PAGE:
Friday, July 29, 2011

The Road Trip Story: Kerouac is Not a Beginner

On the Road is a road trip story.

(Any objections?)

I'm sure the influence of this experimental novel, with its meandering structure, has been the bane of many a writing teacher's existance. I'm basing this assumption on the fact that my writing teacher, David Keplinger, took the time during a class to discuss road trip stories and the dangers of them.

It boils down to this: very rarely do road trip stories have a point.

Keplinger talked about how the story often followed similar lines.
A.) troubled boy/girl begins adventure by leaving college/family/social structure behind
B.) troubled boy/girl has adventures with random people (promiscuous sex, drugs, car breaking down, some scene where people are stuck in the rain)
C.) troubled boy/girl has some epiphany that leads them to realize they've left their true love/future/hopes somewhere 
D.) troubled boy/girl manages to get to the home of true love/future/hopes and goes to knock at the door
E.) dramatic moment: troubled boy/girl knocks on door...and rest is left up to reader's imagination

Keplinger's argument was that the story started with the knock on the door. That's where the conflict comes in. Sure, the story had some events and some really trying moments...but episodes and conflicts are not the same thing.

On the Road definitely is episodic. But Keplinger's argument is intended for beginning writers who have all the subtlety of jackhammers. Beginning writers don't understand what conflict is, don't understand how to resolve it, and don't know how to tell something in a scene.

Kerouac, when he wrote On the Road, was not a beginner. It's clear in his prose alone and it becomes clearer when you see how he handles the novel as a whole. Episodic? Yes. But that is part of his point. The episodes, if you look at them, become the conflict itself.

Sal goes off on his own for trip. Sal and Dean go off on another trip. Sal and Dean go off on more trips. Trip, trip, trip. Episode, episode, episode. Readers get irritated; they go What Is The Point Of All This?

The point is just that: this is an exhausting lifestyle. This is an exhausting pace. Cars run out of gas. Wives get fed up. Eventually, Dean will go off on his own, leaving the lout, Sal, behind...which was Sal's greatest fear in the opening of the book. In the scroll version of On the Road, Kerouac says that had he not been married, he would have gone with Dean again -- but instead goes to a theatre show he doesn't want to go to, with his wife. That shows a shift in Kerouac/Sal's attitude...even if all he wants is to go with Neal/Dean and live that exhausting lifestyle.

Kerouac didn't need a knock on the door to end the story. The road keeps going, but the story is done.

Stories like that are not for the faint of heart and they are not for beginners, like I was (and still am...) when Keplinger talked about what not to do.

Well, I say, if you want to write a road trip story -- try it and see what happens. Just be aware that for a road trip story to work, the conflict, the real conflict has to be worked out on the road.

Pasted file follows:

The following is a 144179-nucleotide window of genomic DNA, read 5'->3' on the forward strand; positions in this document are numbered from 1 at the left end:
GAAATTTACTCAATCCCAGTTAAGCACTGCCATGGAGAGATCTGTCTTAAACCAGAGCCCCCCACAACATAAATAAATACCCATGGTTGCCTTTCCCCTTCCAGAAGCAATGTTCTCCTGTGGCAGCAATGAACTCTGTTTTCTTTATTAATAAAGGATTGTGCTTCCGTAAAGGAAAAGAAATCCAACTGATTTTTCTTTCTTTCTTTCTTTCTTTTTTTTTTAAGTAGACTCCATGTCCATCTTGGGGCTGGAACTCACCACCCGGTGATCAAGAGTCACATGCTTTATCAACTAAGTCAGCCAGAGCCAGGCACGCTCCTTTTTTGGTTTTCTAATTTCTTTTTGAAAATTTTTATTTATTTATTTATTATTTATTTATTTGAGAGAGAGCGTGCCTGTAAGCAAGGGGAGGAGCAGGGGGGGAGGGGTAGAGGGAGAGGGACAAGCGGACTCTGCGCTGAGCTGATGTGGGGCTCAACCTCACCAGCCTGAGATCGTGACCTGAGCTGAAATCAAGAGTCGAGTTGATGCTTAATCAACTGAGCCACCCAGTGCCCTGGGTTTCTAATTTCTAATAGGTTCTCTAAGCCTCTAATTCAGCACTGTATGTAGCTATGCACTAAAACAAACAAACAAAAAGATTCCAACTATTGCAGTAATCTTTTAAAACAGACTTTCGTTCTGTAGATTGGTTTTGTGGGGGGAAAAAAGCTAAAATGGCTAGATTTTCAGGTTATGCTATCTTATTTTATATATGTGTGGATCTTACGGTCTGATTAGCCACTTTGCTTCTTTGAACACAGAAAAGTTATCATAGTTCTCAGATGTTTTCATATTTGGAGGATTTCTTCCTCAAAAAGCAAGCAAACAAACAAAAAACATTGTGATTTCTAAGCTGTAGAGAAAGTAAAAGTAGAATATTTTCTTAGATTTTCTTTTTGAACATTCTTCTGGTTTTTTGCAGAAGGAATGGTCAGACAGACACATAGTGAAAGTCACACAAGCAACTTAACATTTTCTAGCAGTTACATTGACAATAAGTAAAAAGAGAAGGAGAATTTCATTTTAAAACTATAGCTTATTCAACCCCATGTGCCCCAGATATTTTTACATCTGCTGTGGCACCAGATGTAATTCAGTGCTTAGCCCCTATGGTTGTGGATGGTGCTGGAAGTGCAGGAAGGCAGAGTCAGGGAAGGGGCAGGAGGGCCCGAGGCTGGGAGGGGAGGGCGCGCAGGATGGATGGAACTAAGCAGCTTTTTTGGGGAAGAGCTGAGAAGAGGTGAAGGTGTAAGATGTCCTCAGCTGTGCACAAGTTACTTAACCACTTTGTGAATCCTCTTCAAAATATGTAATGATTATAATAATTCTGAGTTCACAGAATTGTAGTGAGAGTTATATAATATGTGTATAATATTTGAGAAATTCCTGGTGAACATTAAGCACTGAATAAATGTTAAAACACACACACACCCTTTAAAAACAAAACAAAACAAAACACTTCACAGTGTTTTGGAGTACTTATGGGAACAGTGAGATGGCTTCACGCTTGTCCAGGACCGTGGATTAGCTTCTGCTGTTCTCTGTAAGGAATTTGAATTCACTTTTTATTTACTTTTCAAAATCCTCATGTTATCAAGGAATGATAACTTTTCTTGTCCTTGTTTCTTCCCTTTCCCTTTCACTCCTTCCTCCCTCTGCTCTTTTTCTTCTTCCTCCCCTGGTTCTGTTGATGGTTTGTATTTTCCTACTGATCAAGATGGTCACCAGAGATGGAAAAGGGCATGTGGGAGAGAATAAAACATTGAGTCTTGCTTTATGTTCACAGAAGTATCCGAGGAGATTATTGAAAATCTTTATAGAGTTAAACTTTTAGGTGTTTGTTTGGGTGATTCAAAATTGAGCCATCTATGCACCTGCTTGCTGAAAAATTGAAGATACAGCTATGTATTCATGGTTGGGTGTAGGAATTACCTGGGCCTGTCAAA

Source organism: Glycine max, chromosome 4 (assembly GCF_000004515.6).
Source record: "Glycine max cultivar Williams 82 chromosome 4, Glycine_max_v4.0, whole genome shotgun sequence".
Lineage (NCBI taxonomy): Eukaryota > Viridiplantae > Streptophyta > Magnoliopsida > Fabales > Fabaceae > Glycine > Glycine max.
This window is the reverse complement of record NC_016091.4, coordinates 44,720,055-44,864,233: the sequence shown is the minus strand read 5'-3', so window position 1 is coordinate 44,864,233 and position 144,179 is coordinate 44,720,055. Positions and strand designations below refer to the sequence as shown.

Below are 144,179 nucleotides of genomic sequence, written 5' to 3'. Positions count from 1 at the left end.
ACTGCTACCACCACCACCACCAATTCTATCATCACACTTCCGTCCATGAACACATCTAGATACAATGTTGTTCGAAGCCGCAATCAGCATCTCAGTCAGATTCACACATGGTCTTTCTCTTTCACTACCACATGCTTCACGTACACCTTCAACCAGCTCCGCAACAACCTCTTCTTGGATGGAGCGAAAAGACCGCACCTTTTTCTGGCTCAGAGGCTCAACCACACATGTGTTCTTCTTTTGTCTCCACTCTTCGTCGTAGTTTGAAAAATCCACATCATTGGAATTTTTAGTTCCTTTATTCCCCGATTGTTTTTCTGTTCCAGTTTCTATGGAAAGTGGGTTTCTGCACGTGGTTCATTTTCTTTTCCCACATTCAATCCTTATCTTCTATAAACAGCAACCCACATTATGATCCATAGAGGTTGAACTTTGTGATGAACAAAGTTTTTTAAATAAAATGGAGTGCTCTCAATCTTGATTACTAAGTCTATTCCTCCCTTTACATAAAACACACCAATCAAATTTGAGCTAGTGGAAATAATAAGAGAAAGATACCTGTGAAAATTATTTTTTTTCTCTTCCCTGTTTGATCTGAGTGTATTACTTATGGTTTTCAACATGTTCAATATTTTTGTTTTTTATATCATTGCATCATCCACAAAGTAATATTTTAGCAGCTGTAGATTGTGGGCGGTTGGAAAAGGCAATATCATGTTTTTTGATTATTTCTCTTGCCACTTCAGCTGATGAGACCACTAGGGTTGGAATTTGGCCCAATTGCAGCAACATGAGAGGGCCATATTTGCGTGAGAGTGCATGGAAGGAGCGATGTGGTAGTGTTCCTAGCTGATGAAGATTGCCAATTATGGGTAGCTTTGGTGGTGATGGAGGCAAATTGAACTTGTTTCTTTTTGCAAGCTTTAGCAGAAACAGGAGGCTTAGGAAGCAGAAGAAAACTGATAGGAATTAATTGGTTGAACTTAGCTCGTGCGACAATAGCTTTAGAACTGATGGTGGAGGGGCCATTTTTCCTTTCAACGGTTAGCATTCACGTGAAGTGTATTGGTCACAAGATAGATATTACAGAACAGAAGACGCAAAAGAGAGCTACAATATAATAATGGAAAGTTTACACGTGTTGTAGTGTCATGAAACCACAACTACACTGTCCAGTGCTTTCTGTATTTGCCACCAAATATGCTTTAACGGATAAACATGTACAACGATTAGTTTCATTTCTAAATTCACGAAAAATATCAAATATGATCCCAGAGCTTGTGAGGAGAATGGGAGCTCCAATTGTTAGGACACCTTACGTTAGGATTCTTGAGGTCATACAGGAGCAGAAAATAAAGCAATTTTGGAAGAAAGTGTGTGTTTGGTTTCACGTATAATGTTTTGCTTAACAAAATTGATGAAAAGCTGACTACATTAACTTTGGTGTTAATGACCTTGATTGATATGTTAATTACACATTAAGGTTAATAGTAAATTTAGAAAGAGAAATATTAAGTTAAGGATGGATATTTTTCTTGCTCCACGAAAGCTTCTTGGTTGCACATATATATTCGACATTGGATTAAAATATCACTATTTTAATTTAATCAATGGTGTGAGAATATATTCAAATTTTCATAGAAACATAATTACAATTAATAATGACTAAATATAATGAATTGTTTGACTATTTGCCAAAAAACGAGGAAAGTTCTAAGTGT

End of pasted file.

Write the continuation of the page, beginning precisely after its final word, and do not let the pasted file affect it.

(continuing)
Wednesday, July 27, 2011

Lightning, the Lightning Bug, and the Price of Some of Kerouac's Revisions

**Be forewarned, adult language/content**

Mark Twain once said something like (I don't have the direct quote in front of me): "the difference between the right word and the almost-right word is the difference between lightning and the lightning bug."

Agree or disagree, Twain has a point. To illustrate, I give you two passages from On the Road -- the 1957 version and the Original Scroll version.

In the following section of the book, Kerouac has just offered to stay overnight on an old boat. (Character names are different in each passage. For clarity purposes just realize that Remi=Henri and Lee Ann = Diane.) Note that the character of Lee Ann/Diane is naked and sunning herself on the boat deck. Kerouac's character is looking at her from above, on the poop deck.

Here is the first one, from the 1957 version of On the Road:

     "Remi was astounded; his admiration for me doubled. 'Sal, I'll pay you five dollars if you have the nerve to do that. Don't you realize this thing may be haunted by the ghosts of old sea captains? I'll not only pay you five, I'll row you out and pack you a lunch and lend you blankets and a candle.'
      'Agreed!' I said. Remi ran to tell Lee Ann. I wanted to jump down from a mast and land right in her, but I kept my promise to Remi. I averted my eyes from her."

Now, same passage in the Scroll version:

"Henri was astounded; his admiration for me doubled. 'Jack I'll pay you five dollars if you have the nerve to do that. Don't you realize this thing may be haunted by the ghosts of old seacaptains. I'll not only pay you five I'll row you out and pack you a lungh and lend you blankets and candle.' 'Agreed!' I said. Henri ran to tell Diane. He was amazed at my courage. I wanted to jump down from a mast and land right in her cunt, but I was true to Henri's promise. I averted my eyes."

You'll note some obvious differences: There are no paragraph breaks in the Scroll version. There are fewer commas in the Scroll version. Kerouac fixed the "I was true to Henri's promise" -- where it sounds like Henri made a promise instead of Jack, in the 1957 version. He also cut the scroll line about Henri being impressed by his courage in the 1957 version. (Probably so he didn't sound quite so egotistical to the reader.)